The antelope looked exactly like a cartoon deer. It had rust-coloured fur, white spots on its hindquarters and an oddly regal bearing. Its throat had been slit, and it had just been dumped, rather unceremoniously, on the hard-packed black earth of the burning area at Atwemonom, the open-air abattoir at the centre of Ghana’s commercial bushmeat trade.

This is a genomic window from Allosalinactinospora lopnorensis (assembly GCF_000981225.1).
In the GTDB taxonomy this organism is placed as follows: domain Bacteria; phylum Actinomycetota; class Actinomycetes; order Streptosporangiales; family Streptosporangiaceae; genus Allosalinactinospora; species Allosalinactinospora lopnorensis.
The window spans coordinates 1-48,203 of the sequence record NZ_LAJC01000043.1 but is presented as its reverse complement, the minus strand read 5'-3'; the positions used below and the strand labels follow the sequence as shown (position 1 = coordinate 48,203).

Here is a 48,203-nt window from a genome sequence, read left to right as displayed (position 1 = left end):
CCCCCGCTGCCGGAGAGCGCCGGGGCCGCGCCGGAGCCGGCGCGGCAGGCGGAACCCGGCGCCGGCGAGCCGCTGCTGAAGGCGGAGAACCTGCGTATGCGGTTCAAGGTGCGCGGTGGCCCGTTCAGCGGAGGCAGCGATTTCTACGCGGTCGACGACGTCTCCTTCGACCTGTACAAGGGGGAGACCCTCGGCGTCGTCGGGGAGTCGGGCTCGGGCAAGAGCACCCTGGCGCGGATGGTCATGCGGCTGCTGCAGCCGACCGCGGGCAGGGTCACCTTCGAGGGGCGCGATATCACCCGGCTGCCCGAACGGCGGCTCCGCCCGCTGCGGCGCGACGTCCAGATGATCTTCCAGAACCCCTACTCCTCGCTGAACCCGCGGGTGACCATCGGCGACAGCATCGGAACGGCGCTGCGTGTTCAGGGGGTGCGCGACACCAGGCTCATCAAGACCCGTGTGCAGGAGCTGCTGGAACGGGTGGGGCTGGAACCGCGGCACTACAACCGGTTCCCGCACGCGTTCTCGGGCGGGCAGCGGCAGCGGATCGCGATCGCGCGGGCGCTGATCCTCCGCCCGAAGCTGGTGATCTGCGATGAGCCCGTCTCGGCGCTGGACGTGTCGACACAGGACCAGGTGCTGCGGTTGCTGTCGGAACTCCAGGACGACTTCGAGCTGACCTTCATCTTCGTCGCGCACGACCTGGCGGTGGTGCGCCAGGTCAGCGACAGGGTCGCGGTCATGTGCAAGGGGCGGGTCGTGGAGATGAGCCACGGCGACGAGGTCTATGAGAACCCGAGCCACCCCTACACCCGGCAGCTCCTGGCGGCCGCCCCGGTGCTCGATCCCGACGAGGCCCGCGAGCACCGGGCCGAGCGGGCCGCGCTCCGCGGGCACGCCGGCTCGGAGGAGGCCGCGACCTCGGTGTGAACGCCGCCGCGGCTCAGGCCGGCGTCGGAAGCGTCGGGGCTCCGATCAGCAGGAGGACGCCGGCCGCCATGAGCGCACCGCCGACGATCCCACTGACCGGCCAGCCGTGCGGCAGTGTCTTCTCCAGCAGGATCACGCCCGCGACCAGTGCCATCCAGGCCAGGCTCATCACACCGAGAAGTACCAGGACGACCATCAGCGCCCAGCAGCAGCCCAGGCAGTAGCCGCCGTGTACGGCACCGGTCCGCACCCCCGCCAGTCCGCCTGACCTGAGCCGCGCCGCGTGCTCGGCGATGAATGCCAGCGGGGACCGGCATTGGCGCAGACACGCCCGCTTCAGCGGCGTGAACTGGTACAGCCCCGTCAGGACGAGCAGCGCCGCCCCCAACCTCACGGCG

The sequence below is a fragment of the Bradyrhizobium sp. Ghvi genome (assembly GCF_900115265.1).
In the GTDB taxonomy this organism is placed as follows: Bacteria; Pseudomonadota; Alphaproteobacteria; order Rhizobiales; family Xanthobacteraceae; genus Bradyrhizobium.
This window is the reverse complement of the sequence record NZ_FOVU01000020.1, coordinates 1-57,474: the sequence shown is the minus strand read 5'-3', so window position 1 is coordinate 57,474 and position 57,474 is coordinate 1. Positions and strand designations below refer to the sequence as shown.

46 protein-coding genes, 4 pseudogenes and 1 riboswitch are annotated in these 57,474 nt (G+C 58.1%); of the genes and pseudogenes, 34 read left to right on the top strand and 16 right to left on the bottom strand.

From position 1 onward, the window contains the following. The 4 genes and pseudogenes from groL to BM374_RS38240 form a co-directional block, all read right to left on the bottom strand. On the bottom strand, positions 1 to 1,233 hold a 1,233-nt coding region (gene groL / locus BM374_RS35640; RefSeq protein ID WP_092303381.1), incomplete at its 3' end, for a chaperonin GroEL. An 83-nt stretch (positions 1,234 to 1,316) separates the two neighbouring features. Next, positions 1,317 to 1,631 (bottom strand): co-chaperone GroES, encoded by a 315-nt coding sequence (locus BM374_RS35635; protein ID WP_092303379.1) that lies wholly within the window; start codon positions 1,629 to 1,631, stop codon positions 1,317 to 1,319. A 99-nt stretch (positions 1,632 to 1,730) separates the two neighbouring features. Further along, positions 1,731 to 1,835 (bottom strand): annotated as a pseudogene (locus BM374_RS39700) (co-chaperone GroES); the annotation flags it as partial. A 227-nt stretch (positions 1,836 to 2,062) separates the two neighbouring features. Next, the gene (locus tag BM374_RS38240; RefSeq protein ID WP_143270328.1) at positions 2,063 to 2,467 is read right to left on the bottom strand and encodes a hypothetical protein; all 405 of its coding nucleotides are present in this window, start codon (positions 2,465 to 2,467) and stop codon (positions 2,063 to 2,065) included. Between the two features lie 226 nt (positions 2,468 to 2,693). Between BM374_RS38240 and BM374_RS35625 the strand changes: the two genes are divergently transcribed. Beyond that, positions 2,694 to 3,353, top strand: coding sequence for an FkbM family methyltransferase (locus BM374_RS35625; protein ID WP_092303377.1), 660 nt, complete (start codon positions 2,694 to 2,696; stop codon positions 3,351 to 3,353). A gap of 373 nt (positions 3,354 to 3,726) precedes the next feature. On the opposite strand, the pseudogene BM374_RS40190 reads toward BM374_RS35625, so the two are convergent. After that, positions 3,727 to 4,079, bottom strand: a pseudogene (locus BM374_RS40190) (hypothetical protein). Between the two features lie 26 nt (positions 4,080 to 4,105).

The antelope – a female bushbuck – arrived at dawn in a white plastic sack out of a rickety van. It was delivered along with 15 grasscutters (greater cane rats, which look like large guinea pigs and are about a foot long), eight giant rats and two hares. The market woman supervising the delivery had the butchers count everything twice.

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